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Life Is Sweet: Whiskey me away

VERA DAWSON

If you haven’t tried Irish whiskey, you’re missing something. It’s super smooth, much less assertive than most whiskeys, with a pleasant taste and a wonderful aroma. I look for ways to use it to flavor baked goods around St. Patrick’s Day. For the last several years, I’ve been perfecting the Irish Whiskey Cake recipe that follows; it showcases the spirit beautifully. The whiskey adds a very subtle flavor, one that is so soft it is often unrecognizable. The resulting cake is tasty, fragrant, not at all sweet, and very versatile. It can be served at brunch, with tea or coffee, or with the addition of Irish Whiskey Sauce, as a knock-out dessert.The recipe for the cake is adapted from one in “Mrs. Wilkes’ Boardinghouse Cookbook” and the sauce from a recipe in the 1997 “Joy of Cooking.”If you make this cake in one or more loaf pans, be sure not to fill the pan(s) more than three-fourths full. After measuring a number of them, I found that pans that claim to be a standard size (say 10-by-4) can differ from one another by up to an inch in length and three-quarters of an inch in width. So, don’t trust that your pan will hold all of the batter. It’s better not to use it all than to have the batter run over of the sides of the pan as the cake bakes.Irish Whiskey Cake(Makes 6 cups of batter; one 10-by-4 inch loaf pan; 12 half-cup individual bundt pans; two 7-by-4 inch loaf pans.)

1 stick of unsalted butter at room temperature1 scant cup of granulated sugar (superfine works best)2 cups of sifted cake flour (7 ounces; weigh it if you have a scale)3 large eggs, at room temperature, and well beaten in a small bowl1 teaspoon nutmeg1 1/4 teaspoons baking powder1/4 teaspoon salt1/2 cup plus 2 teaspoons Irish whiskey1 1/2 cups of golden raisins1 1/2 cups broken or coarsely chopped pecans, toastedFor glaze:1 cup confectioners sugar2-3 tablespoons Irish whiskey

— Preheat the oven to 350 degrees, with the oven rack in the center position. If you are using a bundt pan or individual bundt pans, grease and flour it/them well or spray with Baker’s Joy and wipe with a paper towel to spread evenly. If you are using a loaf pan, line the pan with parchment or Reynold’s Release foil and then grease and flour or spray with Baker’s Joy.– Cream the room-temperature butter in a medium bowl with a mixer until light. Add the sugar gradually and cream until the mixture is very light and fluffy. This step determines the cake’s tenderness and texture. So, take your time and scrape down the bowl often.– Slowly add the beaten eggs, mixing well after each addition. If the eggs are too cold, the butter will re-solidify and all your careful creaming will be ruined. So, make sure the eggs are at room temperature.– Either sift or whisk 1 3/4 cups of the flour, the baking powder, nutmeg and salt together in a small bowl until well combined.– Set your mixer aside and make the rest of the cake batter by stirring by hand with a wooden spoon or a large rubber spatula. Alternately, add the whiskey and the flour mixture to the butter mixture in three additions. Gently stir until well combined after each addition.– Toss the raisins and pecans with the remaining 1/4 cup of flour until well combined. Stir these into the batter. — Scrape the batter into the prepared pans. Fill about three-fourths full. Don’t overfill; cakes rise higher at our altitude. Place the pan(s) on a baking sheet and put in the oven.– Bake until the top(s) spring back and a toothpick inserted in the center comes out clean. Start checking at about 45 minutes for large bundt or loaf pans, 25 minutes for individual bundt pans, and 40 minutes for a 7-by-4 inch loaf pan.– Remove the cake from the oven when done and cool completely on a rack. — When it is completely cool, glaze the cake: Mix two-three tablespoons of Irish whiskey with about one cup of confectioner’s sugar until smooth and the right consistency to brush or drizzle over the cooled cake.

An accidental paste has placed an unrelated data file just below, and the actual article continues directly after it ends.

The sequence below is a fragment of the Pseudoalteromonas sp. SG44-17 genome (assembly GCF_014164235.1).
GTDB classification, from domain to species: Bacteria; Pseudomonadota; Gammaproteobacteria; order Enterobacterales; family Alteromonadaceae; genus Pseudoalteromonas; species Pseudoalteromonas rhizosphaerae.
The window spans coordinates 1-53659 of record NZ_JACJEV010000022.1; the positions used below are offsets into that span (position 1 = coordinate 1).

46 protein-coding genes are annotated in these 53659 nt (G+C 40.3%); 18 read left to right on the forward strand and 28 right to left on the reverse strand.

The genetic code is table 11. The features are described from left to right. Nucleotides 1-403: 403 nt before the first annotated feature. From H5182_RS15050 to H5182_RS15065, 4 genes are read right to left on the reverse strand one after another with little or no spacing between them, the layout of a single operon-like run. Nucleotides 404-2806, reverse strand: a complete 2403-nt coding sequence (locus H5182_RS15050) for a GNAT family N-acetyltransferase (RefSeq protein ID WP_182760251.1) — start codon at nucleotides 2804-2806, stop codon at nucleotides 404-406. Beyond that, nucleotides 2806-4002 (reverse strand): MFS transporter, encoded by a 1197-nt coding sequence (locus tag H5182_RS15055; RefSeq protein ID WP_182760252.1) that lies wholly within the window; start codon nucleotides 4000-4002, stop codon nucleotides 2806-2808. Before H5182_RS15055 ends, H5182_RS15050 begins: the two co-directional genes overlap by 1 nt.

— The cake tastes better and is easier to slice if it has cooled several hours. It freezes very well and is easiest to cut when cold. A serrated knife is the best utensil for slicing through the nuts and raisins. — When I serve the cake for brunch or tea, I present it with its simple glaze. For a company dessert, I add warm Irish whiskey sauce. I cut the slices I need from the frozen cake, reheat them in the microwave, for about 1 minute at level 3 (so they are just warm to the touch), place on serving plates and drizzle with the Irish Whiskey sauce. Vera Dawson lives in Summit County, where she bakes almost every day.Irish Whiskey Sauce(Serves 4-6; can be doubled.)4 tablespoons unsalted butter1/2 cup granulated sugar3 tablespoons Irish whiskey1/8 teaspoon ground nutmegPinch of salt1 large egg

— Melt the butter in a heavy saucepan over low heat.– Stir in the sugar, whiskey, nutmeg and salt and continue stirring until the sugar is dissolved. To test this, take a small spoonful of the mixture and rub it between your fingers. It should be absolutely smooth.– Remove the pan from the heat.– In a small bowl, whisk the egg until it is frothy. Slowly pour HALF of the beaten egg (about two tablespoons) into the butter mixture, whisking rapidly the entire time. — Return the pan to the heat and increase it to medium-low. Gently stir, bring the mixture to a simmer or very slow boil. Continue cooking and stirring until the sauce thickens, about 2-4 minutes. Remove from the heat and serve or set aside to cool and store covered in the refrigerator for up to three days.– Reheat the sauce over low heat. If it separates, take it off the heat and whisk in a small amount of warm water. Serve warm, over warmed cake.


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